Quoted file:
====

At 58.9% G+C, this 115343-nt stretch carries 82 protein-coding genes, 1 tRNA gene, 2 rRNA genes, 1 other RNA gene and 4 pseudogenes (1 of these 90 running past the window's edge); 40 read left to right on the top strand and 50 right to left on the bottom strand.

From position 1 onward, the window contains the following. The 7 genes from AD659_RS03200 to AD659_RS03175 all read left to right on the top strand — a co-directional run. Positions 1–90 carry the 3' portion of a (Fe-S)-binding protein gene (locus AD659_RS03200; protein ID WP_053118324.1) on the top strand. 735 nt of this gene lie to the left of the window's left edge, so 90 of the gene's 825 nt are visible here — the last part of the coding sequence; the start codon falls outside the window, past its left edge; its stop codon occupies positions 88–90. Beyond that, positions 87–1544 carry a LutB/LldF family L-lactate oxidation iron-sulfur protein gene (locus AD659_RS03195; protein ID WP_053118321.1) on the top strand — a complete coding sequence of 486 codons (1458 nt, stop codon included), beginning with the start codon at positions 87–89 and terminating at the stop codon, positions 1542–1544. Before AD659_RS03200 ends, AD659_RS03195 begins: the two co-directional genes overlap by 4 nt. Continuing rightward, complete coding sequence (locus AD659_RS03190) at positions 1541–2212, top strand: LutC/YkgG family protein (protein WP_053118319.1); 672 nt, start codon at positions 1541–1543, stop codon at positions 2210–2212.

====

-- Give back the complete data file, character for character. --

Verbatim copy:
At 58.9% G+C, this 115343-nt stretch carries 82 protein-coding genes, 1 tRNA gene, 2 rRNA genes, 1 other RNA gene and 4 pseudogenes (1 of these 90 running past the window's edge); 40 read left to right on the top strand and 50 right to left on the bottom strand.

From position 1 onward, the window contains the following. The 7 genes from AD659_RS03200 to AD659_RS03175 all read left to right on the top strand — a co-directional run. Positions 1–90 carry the 3' portion of a (Fe-S)-binding protein gene (locus AD659_RS03200; protein ID WP_053118324.1) on the top strand. 735 nt of this gene lie to the left of the window's left edge, so 90 of the gene's 825 nt are visible here — the last part of the coding sequence; the start codon falls outside the window, past its left edge; its stop codon occupies positions 88–90. Beyond that, positions 87–1544 carry a LutB/LldF family L-lactate oxidation iron-sulfur protein gene (locus AD659_RS03195; protein ID WP_053118321.1) on the top strand — a complete coding sequence of 486 codons (1458 nt, stop codon included), beginning with the start codon at positions 87–89 and terminating at the stop codon, positions 1542–1544. Before AD659_RS03200 ends, AD659_RS03195 begins: the two co-directional genes overlap by 4 nt. Continuing rightward, complete coding sequence (locus AD659_RS03190) at positions 1541–2212, top strand: LutC/YkgG family protein (protein WP_053118319.1); 672 nt, start codon at positions 1541–1543, stop codon at positions 2210–2212.